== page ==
Despite the riots of the Arab Spring, the internal conflict in Syria (qualified by some as a civil war), the growing tensions between Israel and Iran, and the recent episodes in the South China Sea, the world has become more peaceful for the first time since 2009, according to the annual Global Peace Index (GPI), published on June 12th of 2012.
Published by the Institute for Economics & Peace, the index measures the extent to which countries are peaceful. This year has seen the world become ‘slightly more peaceful’ – bucking the trend seen in the last two years where the ranking showed a decline in global peace. All regions excluding the Middle East and North Africa saw an improvement. Sub-Saharan Africa does not occupy the bottom spot for the first time since the GPI was launched in 2007. Austerity-driven defence cuts creating gains in several indicators of militarisation and improvements in the Political Terror Scale (which measures levels of political violence and terror worldwide in 2010) have lead to changes in the annual rankings.
Iceland is once again ranked the most peaceful peaceful country in the world, followed by Denmark and New Zealand. Syria has seen the biggest drop in margin, falling over 30 places to be placed at 147th. The UK has fallen three places to 29th position, meaning it is the first year the UK placement has not risen in the list.
The 2012 Global Peace Index
The 2012 Global Peace Index is the sixth edition of the world’s leading study on global levels of peacefulness. The GPI ranks 158 nations using 23 qualitative and quantitative indicators from highly respected sources, which gauge three broad themes: the level of safety and security in society; the extent of domestic or international conflict; and the degree of militarisation.
2012 GPI main findings
For the sixth consecutive year, Western Europe remains markedly the most peaceful region with the majority of ts countries ranking in the top 20. The Asia Pacific region’s overall score improved by the largest margin over the 2011-2012 period
- World becomes slightly more peaceful in the last year – bucking a two-year trend.
- Sub-Saharan Africa for the first time is not the least peaceful region.
- Iceland is the country most at peace for the second successive year.
- Syria tumbles by largest margin dropping over 30 places to 147th position.
- Somalia remains world’s least peaceful nation for second year running.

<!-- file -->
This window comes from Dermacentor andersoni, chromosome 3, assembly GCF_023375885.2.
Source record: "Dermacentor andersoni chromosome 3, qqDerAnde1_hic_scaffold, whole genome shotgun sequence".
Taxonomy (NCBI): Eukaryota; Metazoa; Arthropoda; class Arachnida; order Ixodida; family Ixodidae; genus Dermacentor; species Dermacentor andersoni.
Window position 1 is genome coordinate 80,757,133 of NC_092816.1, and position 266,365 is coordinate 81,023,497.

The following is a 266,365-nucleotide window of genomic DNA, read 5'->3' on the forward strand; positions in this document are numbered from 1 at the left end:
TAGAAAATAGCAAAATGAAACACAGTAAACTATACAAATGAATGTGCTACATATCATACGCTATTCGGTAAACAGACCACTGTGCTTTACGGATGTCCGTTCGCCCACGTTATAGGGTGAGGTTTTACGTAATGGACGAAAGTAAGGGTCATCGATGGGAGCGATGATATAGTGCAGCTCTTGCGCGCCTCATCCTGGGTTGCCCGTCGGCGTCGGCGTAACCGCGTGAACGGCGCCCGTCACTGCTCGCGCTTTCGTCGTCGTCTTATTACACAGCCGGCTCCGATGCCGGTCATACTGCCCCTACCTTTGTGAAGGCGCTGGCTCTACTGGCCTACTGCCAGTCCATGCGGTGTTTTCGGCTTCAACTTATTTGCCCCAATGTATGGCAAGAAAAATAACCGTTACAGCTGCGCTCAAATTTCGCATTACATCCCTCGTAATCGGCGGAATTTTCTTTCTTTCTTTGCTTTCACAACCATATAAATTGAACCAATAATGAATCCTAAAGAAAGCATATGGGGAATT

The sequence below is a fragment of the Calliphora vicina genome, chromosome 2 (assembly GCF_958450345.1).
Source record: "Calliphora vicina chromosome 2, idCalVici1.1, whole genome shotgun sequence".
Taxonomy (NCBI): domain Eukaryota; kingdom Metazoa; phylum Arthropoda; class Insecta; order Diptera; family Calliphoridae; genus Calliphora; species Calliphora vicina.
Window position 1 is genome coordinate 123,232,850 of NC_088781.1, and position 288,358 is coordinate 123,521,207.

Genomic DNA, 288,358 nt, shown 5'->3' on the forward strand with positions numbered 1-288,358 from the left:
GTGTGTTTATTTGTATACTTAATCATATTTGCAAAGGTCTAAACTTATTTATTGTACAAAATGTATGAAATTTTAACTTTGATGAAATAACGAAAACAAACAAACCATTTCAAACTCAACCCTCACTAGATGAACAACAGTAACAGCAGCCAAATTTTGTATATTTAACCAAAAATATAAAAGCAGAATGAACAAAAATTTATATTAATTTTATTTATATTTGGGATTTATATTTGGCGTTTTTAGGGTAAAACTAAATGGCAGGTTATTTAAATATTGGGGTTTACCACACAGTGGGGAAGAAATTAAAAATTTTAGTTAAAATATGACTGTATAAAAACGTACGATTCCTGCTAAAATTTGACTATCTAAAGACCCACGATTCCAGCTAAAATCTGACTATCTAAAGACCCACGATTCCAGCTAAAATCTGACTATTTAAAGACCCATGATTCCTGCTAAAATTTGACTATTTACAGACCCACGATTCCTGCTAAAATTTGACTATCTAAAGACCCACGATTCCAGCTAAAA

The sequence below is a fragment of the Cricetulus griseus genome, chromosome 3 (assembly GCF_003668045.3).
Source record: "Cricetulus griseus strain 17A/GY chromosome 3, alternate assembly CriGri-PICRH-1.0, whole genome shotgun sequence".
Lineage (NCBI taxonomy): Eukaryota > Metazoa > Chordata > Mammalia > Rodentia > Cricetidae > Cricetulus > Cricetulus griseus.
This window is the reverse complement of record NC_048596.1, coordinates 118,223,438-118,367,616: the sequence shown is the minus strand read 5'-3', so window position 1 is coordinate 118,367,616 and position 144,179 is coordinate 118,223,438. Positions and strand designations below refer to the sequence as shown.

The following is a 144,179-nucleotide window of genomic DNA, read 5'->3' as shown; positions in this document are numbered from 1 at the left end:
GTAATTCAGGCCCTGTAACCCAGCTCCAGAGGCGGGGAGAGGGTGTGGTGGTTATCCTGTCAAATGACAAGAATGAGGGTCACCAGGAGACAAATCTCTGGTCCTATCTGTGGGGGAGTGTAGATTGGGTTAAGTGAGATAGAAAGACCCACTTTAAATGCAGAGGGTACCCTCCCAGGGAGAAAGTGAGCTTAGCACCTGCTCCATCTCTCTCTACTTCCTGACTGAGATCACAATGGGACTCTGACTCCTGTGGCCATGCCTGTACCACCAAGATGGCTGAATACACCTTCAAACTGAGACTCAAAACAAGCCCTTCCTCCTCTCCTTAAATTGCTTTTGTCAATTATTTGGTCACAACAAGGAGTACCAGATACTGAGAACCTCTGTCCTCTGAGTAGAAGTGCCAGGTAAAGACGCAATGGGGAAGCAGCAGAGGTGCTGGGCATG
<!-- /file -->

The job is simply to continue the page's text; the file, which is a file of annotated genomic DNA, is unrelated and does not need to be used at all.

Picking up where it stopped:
- End of civil war sees Sri Lanka as biggest riser, leaping nearly 30 places.
- Sub-Saharan Africa’s levels of peacefulness have increased steadily since 2007 with improvements in ‘Relationships with neighbouring nations’, ‘Availability of small arms and light weapons’, and ‘Number of deaths from internal conflict’.
- North America experienced a slight improvement, continuing a trend since 2007.
- Latin America also experienced an overall gain in peacefulness, with 16 of the 23 nations seeing improvements to their GPI scores since 2011.
GPI indicator changes
Taking the average scores for each of the 23 GPI indicators and comparing them with those from the 153 countries analysed in the 2011 GPI, the Political Terror Scale, which measures levels of political violence and terror worldwide in 2010, registered the largest annual improvement. There were also improvements to three indicators in the military sphere, including a decline in military expenditure as a percentage of GDP in 2011, as many countries hit by economic headwinds moved to reduce budget deficits. Six of the world’s top military spenders: Brazil, France, Germany, India, the UK and the US, cut their defence budgets in 2011.
Global Average Change
Global Average Change
|Political Terror Scale||
|Level of perceived criminality in society||
|Likelihood of violent demonstrations||
|Military expenditure as a percentage of GDP||
|Number of homicides per 100,000 people||
|Level of organised conflict (internal)||
|Aggregate number of heavy weapons per 100,000 people||
|Level of violent crime||
Global monetary value of peace
According to the Institute for Economics & Peace if the world was completely peaceful in 2011, the additional economic impact would have been an estimated US$9 trillion (equal to the size of the German and Japanese economies combined). While a total elimination of violence may not be possible an achievable 25% reduction in violence could reap a peace dividend of at least US$2.25 trillion.
This amount would easily cover the European Financial Stability Facility’s $1 trillion allocation to deal with the European sovereign debt crisis while also covering the yearly cost of achieving the Millennium Development Goals.
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